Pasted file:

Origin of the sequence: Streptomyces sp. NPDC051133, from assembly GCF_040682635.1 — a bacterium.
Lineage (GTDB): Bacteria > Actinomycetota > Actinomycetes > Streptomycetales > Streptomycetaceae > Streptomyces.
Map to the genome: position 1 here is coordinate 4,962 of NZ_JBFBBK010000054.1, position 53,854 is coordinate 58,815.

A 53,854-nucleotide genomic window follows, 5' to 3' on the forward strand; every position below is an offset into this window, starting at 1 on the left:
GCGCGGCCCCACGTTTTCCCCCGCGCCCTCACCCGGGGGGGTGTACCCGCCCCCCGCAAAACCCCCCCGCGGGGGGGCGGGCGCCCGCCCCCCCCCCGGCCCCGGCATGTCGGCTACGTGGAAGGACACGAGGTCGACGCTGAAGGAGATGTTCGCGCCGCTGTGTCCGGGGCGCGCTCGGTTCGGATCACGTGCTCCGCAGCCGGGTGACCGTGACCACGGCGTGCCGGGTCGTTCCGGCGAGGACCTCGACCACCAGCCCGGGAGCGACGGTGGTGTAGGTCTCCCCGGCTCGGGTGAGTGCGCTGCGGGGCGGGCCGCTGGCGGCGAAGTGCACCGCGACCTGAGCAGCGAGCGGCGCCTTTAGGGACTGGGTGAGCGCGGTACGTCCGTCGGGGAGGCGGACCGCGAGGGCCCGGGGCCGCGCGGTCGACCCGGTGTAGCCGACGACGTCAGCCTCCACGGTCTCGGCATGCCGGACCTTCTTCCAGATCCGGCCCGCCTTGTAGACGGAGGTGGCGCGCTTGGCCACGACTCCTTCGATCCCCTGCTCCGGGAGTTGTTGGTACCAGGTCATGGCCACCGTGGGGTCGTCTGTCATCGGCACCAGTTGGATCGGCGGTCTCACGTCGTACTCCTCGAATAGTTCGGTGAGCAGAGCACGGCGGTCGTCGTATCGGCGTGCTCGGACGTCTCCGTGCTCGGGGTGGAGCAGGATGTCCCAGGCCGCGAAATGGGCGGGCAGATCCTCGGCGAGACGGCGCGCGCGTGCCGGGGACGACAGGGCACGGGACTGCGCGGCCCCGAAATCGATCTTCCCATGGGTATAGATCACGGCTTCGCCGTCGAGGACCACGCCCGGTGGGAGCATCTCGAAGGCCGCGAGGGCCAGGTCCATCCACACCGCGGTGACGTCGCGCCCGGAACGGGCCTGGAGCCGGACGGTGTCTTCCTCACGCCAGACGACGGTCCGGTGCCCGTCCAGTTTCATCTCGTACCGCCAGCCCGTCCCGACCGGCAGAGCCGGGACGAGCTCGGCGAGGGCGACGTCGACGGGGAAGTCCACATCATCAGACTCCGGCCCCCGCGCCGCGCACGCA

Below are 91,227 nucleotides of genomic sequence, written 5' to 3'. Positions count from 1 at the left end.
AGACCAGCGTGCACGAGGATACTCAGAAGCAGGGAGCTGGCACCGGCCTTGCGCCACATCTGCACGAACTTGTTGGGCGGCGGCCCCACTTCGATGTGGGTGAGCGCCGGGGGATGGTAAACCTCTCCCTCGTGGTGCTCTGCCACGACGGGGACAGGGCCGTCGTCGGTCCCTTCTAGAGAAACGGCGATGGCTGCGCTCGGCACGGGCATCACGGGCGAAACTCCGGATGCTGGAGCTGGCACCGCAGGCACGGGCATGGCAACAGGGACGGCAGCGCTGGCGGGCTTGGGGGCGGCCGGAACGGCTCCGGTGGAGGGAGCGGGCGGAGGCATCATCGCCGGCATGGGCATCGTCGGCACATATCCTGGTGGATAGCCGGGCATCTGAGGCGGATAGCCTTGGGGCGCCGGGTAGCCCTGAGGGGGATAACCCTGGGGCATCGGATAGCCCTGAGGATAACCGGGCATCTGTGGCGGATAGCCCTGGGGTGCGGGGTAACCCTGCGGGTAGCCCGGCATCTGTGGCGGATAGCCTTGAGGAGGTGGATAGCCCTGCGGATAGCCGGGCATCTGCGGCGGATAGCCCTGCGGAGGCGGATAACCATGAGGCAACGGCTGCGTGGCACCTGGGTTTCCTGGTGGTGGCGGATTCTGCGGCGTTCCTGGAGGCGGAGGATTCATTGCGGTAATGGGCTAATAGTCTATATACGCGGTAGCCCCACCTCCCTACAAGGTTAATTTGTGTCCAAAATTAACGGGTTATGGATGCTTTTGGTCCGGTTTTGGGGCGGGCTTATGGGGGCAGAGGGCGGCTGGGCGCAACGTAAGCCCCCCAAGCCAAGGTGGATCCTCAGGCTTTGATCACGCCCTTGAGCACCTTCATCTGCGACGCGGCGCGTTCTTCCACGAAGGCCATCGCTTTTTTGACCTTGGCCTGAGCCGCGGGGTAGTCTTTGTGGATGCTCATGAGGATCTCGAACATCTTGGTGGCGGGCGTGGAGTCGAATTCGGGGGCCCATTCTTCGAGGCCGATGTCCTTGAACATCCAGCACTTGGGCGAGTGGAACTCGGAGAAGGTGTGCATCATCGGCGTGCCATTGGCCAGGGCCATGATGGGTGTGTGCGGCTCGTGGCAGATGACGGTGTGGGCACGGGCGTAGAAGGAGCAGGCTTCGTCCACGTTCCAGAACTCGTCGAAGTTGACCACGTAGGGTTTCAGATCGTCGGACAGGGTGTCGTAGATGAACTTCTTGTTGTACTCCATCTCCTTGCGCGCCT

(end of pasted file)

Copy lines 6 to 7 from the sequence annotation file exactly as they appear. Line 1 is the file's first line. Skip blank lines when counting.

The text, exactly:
Below are 91,227 nucleotides of genomic sequence, written 5' to 3'. Positions count from 1 at the left end.
AGACCAGCGTGCACGAGGATACTCAGAAGCAGGGAGCTGGCACCGGCCTTGCGCCACATCTGCACGAACTTGTTGGGCGGCGGCCCCACTTCGATGTGGGTGAGCGCCGGGGGATGGTAAACCTCTCCCTCGTGGTGCTCTGCCACGACGGGGACAGGGCCGTCGTCGGTCCCTTCTAGAGAAACGGCGATGGCTGCGCTCGGCACGGGCATCACGGGCGAAACTCCGGATGCTGGAGCTGGCACCGCAGGCACGGGCATGGCAACAGGGACGGCAGCGCTGGCGGGCTTGGGGGCGGCCGGAACGGCTCCGGTGGAGGGAGCGGGCGGAGGCATCATCGCCGGCATGGGCATCGTCGGCACATATCCTGGTGGATAGCCGGGCATCTGAGGCGGATAGCCTTGGGGCGCCGGGTAGCCCTGAGGGGGATAACCCTGGGGCATCGGATAGCCCTGAGGATAACCGGGCATCTGTGGCGGATAGCCCTGGGGTGCGGGGTAACCCTGCGGGTAGCCCGGCATCTGTGGCGGATAGCCTTGAGGAGGTGGATAGCCCTGCGGATAGCCGGGCATCTGCGGCGGATAGCCCTGCGGAGGCGGATAACCATGAGGCAACGGCTGCGTGGCACCTGGGTTTCCTGGTGGTGGCGGATTCTGCGGCGTTCCTGGAGGCGGAGGATTCATTGCGGTAATGGGCTAATAGTCTATATACGCGGTAGCCCCACCTCCCTACAAGGTTAATTTGTGTCCAAAATTAACGGGTTATGGATGCTTTTGGTCCGGTTTTGGGGCGGGCTTATGGGGGCAGAGGGCGGCTGGGCGCAACGTAAGCCCCCCAAGCCAAGGTGGATCCTCAGGCTTTGATCACGCCCTTGAGCACCTTCATCTGCGACGCGGCGCGTTCTTCCACGAAGGCCATCGCTTTTTTGACCTTGGCCTGAGCCGCGGGGTAGTCTTTGTGGATGCTCATGAGGATCTCGAACATCTTGGTGGCGGGCGTGGAGTCGAATTCGGGGGCCCATTCTTCGAGGCCGATGTCCTTGAACATCCAGCACTTGGGCGAGTGGAACTCGGAGAAGGTGTGCATCATCGGCGTGCCATTGGCCAGGGCCATGATGGGTGTGTGCGGCTCGTGGCAGATGACGGTGTGGGCACGGGCGTAGAAGGAGCAGGCTTCGTCCACGTTCCAGAACTCGTCGAAGTTGACCACGTAGGGTTTCAGATCGTCGGACAGGGTGTCGTAGATGAACTTCTTGTTGTACTCCATCTCCTTGCGCGCCT